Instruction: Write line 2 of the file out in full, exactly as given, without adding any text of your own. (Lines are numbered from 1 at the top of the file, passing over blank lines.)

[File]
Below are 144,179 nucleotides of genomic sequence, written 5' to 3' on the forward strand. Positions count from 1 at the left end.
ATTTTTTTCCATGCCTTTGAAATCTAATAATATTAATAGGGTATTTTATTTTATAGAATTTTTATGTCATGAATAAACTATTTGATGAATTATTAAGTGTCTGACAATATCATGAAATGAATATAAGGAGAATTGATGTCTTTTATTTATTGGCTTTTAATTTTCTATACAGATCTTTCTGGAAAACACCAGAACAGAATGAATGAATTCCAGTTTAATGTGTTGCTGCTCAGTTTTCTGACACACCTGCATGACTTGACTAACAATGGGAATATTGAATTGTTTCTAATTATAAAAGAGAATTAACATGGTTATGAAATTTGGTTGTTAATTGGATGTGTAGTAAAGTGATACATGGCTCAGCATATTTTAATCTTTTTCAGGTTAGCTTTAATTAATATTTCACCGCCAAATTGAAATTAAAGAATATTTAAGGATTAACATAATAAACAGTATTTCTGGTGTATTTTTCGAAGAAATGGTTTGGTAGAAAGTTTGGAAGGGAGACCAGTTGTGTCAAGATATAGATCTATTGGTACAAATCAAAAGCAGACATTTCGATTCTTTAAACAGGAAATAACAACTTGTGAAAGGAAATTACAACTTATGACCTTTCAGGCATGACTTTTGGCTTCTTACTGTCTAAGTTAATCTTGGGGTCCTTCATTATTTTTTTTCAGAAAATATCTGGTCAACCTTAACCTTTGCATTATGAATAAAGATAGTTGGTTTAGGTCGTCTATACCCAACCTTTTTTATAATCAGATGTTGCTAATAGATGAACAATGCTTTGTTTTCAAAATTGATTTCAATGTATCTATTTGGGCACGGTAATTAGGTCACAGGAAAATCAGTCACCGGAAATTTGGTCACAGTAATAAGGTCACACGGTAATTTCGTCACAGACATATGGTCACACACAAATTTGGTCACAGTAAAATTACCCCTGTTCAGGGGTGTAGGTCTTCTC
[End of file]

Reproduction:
ATTTTTTTCCATGCCTTTGAAATCTAATAATATTAATAGGGTATTTTATTTTATAGAATTTTTATGTCATGAATAAACTATTTGATGAATTATTAAGTGTCTGACAATATCATGAAATGAATATAAGGAGAATTGATGTCTTTTATTTATTGGCTTTTAATTTTCTATACAGATCTTTCTGGAAAACACCAGAACAGAATGAATGAATTCCAGTTTAATGTGTTGCTGCTCAGTTTTCTGACACACCTGCATGACTTGACTAACAATGGGAATATTGAATTGTTTCTAATTATAAAAGAGAATTAACATGGTTATGAAATTTGGTTGTTAATTGGATGTGTAGTAAAGTGATACATGGCTCAGCATATTTTAATCTTTTTCAGGTTAGCTTTAATTAATATTTCACCGCCAAATTGAAATTAAAGAATATTTAAGGATTAACATAATAAACAGTATTTCTGGTGTATTTTTCGAAGAAATGGTTTGGTAGAAAGTTTGGAAGGGAGACCAGTTGTGTCAAGATATAGATCTATTGGTACAAATCAAAAGCAGACATTTCGATTCTTTAAACAGGAAATAACAACTTGTGAAAGGAAATTACAACTTATGACCTTTCAGGCATGACTTTTGGCTTCTTACTGTCTAAGTTAATCTTGGGGTCCTTCATTATTTTTTTTCAGAAAATATCTGGTCAACCTTAACCTTTGCATTATGAATAAAGATAGTTGGTTTAGGTCGTCTATACCCAACCTTTTTTATAATCAGATGTTGCTAATAGATGAACAATGCTTTGTTTTCAAAATTGATTTCAATGTATCTATTTGGGCACGGTAATTAGGTCACAGGAAAATCAGTCACCGGAAATTTGGTCACAGTAATAAGGTCACACGGTAATTTCGTCACAGACATATGGTCACACACAAATTTGGTCACAGTAAAATTACCCCTGTTCAGGGGTGTAGGTCTTCTC